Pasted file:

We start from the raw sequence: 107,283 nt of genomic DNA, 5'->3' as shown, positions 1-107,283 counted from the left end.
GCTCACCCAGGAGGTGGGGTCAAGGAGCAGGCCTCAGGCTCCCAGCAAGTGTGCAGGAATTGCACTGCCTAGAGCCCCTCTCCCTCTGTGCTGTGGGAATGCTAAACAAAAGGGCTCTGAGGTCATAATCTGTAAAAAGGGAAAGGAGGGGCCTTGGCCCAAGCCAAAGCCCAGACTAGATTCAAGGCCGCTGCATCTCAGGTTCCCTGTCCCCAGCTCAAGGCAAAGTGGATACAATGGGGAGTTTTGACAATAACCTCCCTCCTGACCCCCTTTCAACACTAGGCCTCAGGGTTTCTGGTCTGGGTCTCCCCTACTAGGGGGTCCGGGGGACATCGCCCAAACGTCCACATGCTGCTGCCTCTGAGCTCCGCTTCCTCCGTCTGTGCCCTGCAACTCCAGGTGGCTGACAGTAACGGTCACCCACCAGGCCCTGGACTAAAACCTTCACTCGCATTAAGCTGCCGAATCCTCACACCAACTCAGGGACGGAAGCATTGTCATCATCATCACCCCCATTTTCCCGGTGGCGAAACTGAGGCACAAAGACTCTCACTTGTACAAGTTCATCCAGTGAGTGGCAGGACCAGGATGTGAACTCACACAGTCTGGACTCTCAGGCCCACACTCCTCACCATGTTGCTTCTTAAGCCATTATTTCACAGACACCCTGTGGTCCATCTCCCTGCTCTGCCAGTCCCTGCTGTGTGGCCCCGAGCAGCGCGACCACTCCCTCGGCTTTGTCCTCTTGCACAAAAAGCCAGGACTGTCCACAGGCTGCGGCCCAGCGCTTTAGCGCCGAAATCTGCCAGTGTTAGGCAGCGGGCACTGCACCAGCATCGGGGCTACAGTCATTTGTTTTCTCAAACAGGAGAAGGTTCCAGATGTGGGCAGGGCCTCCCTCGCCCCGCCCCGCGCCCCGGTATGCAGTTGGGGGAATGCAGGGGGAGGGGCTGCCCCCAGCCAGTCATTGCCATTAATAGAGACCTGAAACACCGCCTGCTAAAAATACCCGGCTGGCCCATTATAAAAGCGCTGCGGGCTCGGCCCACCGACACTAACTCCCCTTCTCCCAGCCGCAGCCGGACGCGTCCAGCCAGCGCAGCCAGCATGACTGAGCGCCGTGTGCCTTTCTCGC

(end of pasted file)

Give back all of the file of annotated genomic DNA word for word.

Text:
We start from the raw sequence: 107,283 nt of genomic DNA, 5'->3' as shown, positions 1-107,283 counted from the left end.
GCTCACCCAGGAGGTGGGGTCAAGGAGCAGGCCTCAGGCTCCCAGCAAGTGTGCAGGAATTGCACTGCCTAGAGCCCCTCTCCCTCTGTGCTGTGGGAATGCTAAACAAAAGGGCTCTGAGGTCATAATCTGTAAAAAGGGAAAGGAGGGGCCTTGGCCCAAGCCAAAGCCCAGACTAGATTCAAGGCCGCTGCATCTCAGGTTCCCTGTCCCCAGCTCAAGGCAAAGTGGATACAATGGGGAGTTTTGACAATAACCTCCCTCCTGACCCCCTTTCAACACTAGGCCTCAGGGTTTCTGGTCTGGGTCTCCCCTACTAGGGGGTCCGGGGGACATCGCCCAAACGTCCACATGCTGCTGCCTCTGAGCTCCGCTTCCTCCGTCTGTGCCCTGCAACTCCAGGTGGCTGACAGTAACGGTCACCCACCAGGCCCTGGACTAAAACCTTCACTCGCATTAAGCTGCCGAATCCTCACACCAACTCAGGGACGGAAGCATTGTCATCATCATCACCCCCATTTTCCCGGTGGCGAAACTGAGGCACAAAGACTCTCACTTGTACAAGTTCATCCAGTGAGTGGCAGGACCAGGATGTGAACTCACACAGTCTGGACTCTCAGGCCCACACTCCTCACCATGTTGCTTCTTAAGCCATTATTTCACAGACACCCTGTGGTCCATCTCCCTGCTCTGCCAGTCCCTGCTGTGTGGCCCCGAGCAGCGCGACCACTCCCTCGGCTTTGTCCTCTTGCACAAAAAGCCAGGACTGTCCACAGGCTGCGGCCCAGCGCTTTAGCGCCGAAATCTGCCAGTGTTAGGCAGCGGGCACTGCACCAGCATCGGGGCTACAGTCATTTGTTTTCTCAAACAGGAGAAGGTTCCAGATGTGGGCAGGGCCTCCCTCGCCCCGCCCCGCGCCCCGGTATGCAGTTGGGGGAATGCAGGGGGAGGGGCTGCCCCCAGCCAGTCATTGCCATTAATAGAGACCTGAAACACCGCCTGCTAAAAATACCCGGCTGGCCCATTATAAAAGCGCTGCGGGCTCGGCCCACCGACACTAACTCCCCTTCTCCCAGCCGCAGCCGGACGCGTCCAGCCAGCGCAGCCAGCATGACTGAGCGCCGTGTGCCTTTCTCGC